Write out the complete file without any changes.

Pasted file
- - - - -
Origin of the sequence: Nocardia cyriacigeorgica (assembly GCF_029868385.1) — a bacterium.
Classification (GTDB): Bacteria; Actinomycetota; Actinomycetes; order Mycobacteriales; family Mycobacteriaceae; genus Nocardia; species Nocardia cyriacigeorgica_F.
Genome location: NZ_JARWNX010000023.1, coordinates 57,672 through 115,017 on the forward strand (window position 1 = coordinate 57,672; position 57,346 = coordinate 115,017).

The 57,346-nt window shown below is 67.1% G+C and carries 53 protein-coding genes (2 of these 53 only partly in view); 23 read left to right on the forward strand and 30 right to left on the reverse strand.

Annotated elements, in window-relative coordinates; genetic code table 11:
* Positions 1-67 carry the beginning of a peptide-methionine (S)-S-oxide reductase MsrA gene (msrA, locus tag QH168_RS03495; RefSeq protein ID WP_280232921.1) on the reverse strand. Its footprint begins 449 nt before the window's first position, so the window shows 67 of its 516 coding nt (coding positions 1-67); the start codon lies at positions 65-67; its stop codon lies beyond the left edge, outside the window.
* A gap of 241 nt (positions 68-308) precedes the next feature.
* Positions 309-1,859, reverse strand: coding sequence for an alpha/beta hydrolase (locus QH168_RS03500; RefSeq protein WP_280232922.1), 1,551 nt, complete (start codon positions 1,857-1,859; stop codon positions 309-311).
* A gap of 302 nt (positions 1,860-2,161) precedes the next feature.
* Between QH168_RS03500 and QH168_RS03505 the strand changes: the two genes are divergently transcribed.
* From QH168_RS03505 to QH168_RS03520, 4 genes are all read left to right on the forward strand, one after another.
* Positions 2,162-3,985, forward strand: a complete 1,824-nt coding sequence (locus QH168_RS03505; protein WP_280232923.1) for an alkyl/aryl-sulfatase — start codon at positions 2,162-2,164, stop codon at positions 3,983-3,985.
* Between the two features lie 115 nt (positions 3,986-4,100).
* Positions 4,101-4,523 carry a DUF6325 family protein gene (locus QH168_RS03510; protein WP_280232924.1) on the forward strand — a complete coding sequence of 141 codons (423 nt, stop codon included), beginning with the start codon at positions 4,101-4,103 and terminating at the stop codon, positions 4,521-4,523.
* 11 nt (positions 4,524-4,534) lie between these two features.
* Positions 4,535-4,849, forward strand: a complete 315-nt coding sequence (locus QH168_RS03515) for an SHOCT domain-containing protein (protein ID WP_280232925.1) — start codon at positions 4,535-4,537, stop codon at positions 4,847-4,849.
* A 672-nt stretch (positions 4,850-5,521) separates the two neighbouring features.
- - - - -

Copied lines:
Origin of the sequence: Nocardia cyriacigeorgica (assembly GCF_029868385.1) — a bacterium.
Classification (GTDB): Bacteria; Actinomycetota; Actinomycetes; order Mycobacteriales; family Mycobacteriaceae; genus Nocardia; species Nocardia cyriacigeorgica_F.
Genome location: NZ_JARWNX010000023.1, coordinates 57,672 through 115,017 on the forward strand (window position 1 = coordinate 57,672; position 57,346 = coordinate 115,017).

The 57,346-nt window shown below is 67.1% G+C and carries 53 protein-coding genes (2 of these 53 only partly in view); 23 read left to right on the forward strand and 30 right to left on the reverse strand.

Annotated elements, in window-relative coordinates; genetic code table 11:
* Positions 1-67 carry the beginning of a peptide-methionine (S)-S-oxide reductase MsrA gene (msrA, locus tag QH168_RS03495; RefSeq protein ID WP_280232921.1) on the reverse strand. Its footprint begins 449 nt before the window's first position, so the window shows 67 of its 516 coding nt (coding positions 1-67); the start codon lies at positions 65-67; its stop codon lies beyond the left edge, outside the window.
* A gap of 241 nt (positions 68-308) precedes the next feature.
* Positions 309-1,859, reverse strand: coding sequence for an alpha/beta hydrolase (locus QH168_RS03500; RefSeq protein WP_280232922.1), 1,551 nt, complete (start codon positions 1,857-1,859; stop codon positions 309-311).
* A gap of 302 nt (positions 1,860-2,161) precedes the next feature.
* Between QH168_RS03500 and QH168_RS03505 the strand changes: the two genes are divergently transcribed.
* From QH168_RS03505 to QH168_RS03520, 4 genes are all read left to right on the forward strand, one after another.
* Positions 2,162-3,985, forward strand: a complete 1,824-nt coding sequence (locus QH168_RS03505; protein WP_280232923.1) for an alkyl/aryl-sulfatase — start codon at positions 2,162-2,164, stop codon at positions 3,983-3,985.
* Between the two features lie 115 nt (positions 3,986-4,100).
* Positions 4,101-4,523 carry a DUF6325 family protein gene (locus QH168_RS03510; protein WP_280232924.1) on the forward strand — a complete coding sequence of 141 codons (423 nt, stop codon included), beginning with the start codon at positions 4,101-4,103 and terminating at the stop codon, positions 4,521-4,523.
* 11 nt (positions 4,524-4,534) lie between these two features.
* Positions 4,535-4,849, forward strand: a complete 315-nt coding sequence (locus QH168_RS03515) for an SHOCT domain-containing protein (protein ID WP_280232925.1) — start codon at positions 4,535-4,537, stop codon at positions 4,847-4,849.
* A 672-nt stretch (positions 4,850-5,521) separates the two neighbouring features.